How to Create Custom Exceptions in Java

By Doug Lowe

You can create custom exceptions in Java. As a programmer, you probably have a good grasp on exceptions, but here, you will use inheritance to create exceptions of your own.

Tracing the Throwable hierarchy

You use the try/catch statement to catch exceptions and the throw statement to throw exceptions. Each type of exception that can be caught or thrown is represented by a different exception class. What you may not have realized is that those exception classes use a fairly complex inheritance chain.

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The following paragraphs describe the classes in this hierarchy:

  • Throwable: The root of the exception hierarchy is the Throwable class. This class represents any object that can be thrown with a throw statement and caught with a catch clause.

  • Error: This subclass of Throwable represents serious error conditions that reasonable programs can’t recover from. The subclasses of this class represent the specific types of errors that can occur. If the Java Virtual Machine runs out of memory, for example, a VirtualMachineError is thrown. You don’t have to worry about catching these errors in your programs.

  • Exception: This subclass of Throwable represents an error condition that most programs should try to recover from. Thus, Exception is effectively the top of the hierarchy for the types of exceptions you catch with try/catch statements.

    With the exception (sorry) of RuntimeException, the subclasses of Exception represent specific types of checked exceptions that must be caught or thrown. Note that some of these subclasses have subclasses of their own. The exception class named IOException, for example, has more than 25 subclasses representing different kinds of I/O exceptions that can occur.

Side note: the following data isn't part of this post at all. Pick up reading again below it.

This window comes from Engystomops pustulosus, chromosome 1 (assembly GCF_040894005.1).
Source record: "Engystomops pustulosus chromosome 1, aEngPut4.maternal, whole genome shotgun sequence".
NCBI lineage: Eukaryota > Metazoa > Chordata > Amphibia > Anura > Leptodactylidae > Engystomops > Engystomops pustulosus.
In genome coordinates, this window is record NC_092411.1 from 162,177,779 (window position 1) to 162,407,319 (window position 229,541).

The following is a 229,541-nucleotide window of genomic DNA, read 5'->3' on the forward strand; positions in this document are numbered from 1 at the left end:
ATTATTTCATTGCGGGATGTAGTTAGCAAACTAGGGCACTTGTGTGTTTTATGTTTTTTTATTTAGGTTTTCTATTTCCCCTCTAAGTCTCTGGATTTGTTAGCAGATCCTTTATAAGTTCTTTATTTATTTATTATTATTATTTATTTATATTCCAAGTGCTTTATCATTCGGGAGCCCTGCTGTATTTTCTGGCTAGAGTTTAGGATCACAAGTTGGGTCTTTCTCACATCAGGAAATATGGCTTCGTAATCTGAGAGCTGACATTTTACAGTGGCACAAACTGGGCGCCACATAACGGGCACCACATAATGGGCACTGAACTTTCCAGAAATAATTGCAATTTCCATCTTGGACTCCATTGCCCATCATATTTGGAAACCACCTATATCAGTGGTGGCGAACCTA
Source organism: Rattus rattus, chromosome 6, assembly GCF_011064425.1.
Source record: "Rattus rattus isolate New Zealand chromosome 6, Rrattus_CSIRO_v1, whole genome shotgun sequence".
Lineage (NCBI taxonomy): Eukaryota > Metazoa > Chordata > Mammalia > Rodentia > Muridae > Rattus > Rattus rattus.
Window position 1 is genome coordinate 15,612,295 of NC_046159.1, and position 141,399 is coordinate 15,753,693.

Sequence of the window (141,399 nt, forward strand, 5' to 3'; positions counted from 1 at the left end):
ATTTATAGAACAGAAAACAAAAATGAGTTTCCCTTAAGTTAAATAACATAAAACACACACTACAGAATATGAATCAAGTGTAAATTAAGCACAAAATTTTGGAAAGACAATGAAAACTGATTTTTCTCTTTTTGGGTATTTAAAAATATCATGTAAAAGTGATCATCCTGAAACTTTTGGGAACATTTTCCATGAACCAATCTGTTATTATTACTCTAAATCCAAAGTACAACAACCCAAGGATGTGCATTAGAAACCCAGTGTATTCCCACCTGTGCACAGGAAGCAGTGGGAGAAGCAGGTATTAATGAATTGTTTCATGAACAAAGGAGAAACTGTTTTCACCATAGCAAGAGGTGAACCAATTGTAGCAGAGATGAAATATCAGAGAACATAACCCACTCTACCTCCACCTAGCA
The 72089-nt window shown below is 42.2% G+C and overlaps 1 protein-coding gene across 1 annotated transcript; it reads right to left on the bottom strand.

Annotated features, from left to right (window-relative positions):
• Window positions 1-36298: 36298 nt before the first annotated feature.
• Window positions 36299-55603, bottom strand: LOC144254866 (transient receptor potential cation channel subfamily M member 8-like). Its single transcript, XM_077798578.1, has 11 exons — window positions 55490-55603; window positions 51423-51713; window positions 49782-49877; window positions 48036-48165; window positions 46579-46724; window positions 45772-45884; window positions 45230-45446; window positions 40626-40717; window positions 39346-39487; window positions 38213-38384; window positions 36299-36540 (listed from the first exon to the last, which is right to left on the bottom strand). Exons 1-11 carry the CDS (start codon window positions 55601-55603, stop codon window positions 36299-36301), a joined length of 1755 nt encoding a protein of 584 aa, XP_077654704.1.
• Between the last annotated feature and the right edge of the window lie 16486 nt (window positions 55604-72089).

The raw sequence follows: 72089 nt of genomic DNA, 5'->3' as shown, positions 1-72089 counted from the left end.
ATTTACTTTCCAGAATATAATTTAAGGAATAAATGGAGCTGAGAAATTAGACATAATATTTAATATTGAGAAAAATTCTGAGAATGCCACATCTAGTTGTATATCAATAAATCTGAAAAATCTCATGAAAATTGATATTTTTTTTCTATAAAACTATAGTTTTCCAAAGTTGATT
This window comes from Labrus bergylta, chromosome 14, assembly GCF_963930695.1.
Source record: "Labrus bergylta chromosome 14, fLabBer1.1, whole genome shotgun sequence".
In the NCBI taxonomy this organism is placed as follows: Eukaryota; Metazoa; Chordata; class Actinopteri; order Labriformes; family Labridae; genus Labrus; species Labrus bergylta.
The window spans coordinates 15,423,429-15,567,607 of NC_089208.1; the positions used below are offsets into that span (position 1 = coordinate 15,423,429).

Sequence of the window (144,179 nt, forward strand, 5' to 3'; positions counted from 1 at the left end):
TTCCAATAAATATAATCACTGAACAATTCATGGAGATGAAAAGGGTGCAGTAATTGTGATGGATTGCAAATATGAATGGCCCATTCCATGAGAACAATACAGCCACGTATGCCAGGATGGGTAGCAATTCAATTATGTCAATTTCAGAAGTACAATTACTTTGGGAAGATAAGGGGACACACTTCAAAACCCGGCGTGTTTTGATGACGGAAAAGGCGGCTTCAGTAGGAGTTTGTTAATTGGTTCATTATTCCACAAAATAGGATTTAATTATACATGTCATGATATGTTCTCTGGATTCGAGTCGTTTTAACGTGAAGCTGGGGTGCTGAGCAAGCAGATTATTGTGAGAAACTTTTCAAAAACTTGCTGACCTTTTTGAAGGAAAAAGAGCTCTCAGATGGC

• RuntimeException: This subclass of Exception represents unchecked exceptions. You don’t have to catch or throw unchecked exceptions, but you can if you want to. Subclasses of RuntimeException include NullPointerException and ArithmeticException.

If your application needs to throw a custom exception, you can create an exception class that inherits any of the classes in this hierarchy. Usually, however, you start with the Exception class to create a custom checked exception.

Creating an exception class

To create a custom exception class, you just define a class that extends one of the classes in the Java exception hierarchy. Usually you extend Exception to create a custom checked exception.

Suppose that you’re developing a class that retrieves product data from a file or database, and you want methods that encounter I/O errors to throw a custom exception rather than the generic IOException that’s provided in the Java API. You can do that by creating a class that extends the Exception class:

public class ProductDataException extends Exception
{
}

Unfortunately, constructors aren’t considered to be class members, so they aren’t inherited when you extend a class. As a result, the ProductDataException has only a default constructor. The Exception class itself and most other exception classes have a constructor that lets you pass a string message that’s stored with the exception and can be retrieved via the getMessage method.

Thus you want to add this constructor to your class, which means that you want to add an explicit default constructor too. So now the ProductDataException class looks like this:

public class ProductDataException extends Exception
{
 public ProductDataException
 {
 }
 public ProductDataException(String message)
 {
  super(message);
 }
}

Although it’s possible to do so, adding fields or methods to a custom exception class is unusual.

Throwing a custom exception

As for any exception, you use a throw statement to throw a custom exception. You usually code this throw statement in the midst of a catch clause that catches some other, more generic exception. Here’s a method that retrieves product data from a file and throws a ProductDataException if an IOException occurs:

public class ProductDDB
{
 public static Product getProduct(String code)
  throws ProductDataException
 {
  try
  {
   Product p;
   // code that gets the product from a file
   // and might throw an IOException
   p = new Product();
   return p;
   }
   catch (IOException e)
   {
   throw new ProductDataException(
    "An IO error occurred.");
   }
 }
}

Here’s some code that calls the getProduct method and catches the exception:

try
{
 Product p = ProductDB.getProduct(productCode);
}
catch (ProductDataException e)
{
 System.out.println(e.getMessage());
}

Here the message is simply displayed on the console if a ProductDataException is thrown. In an actual program, you want to log the error, inform the user, and figure out how to continue the program gracefully even though this data exception has occurred.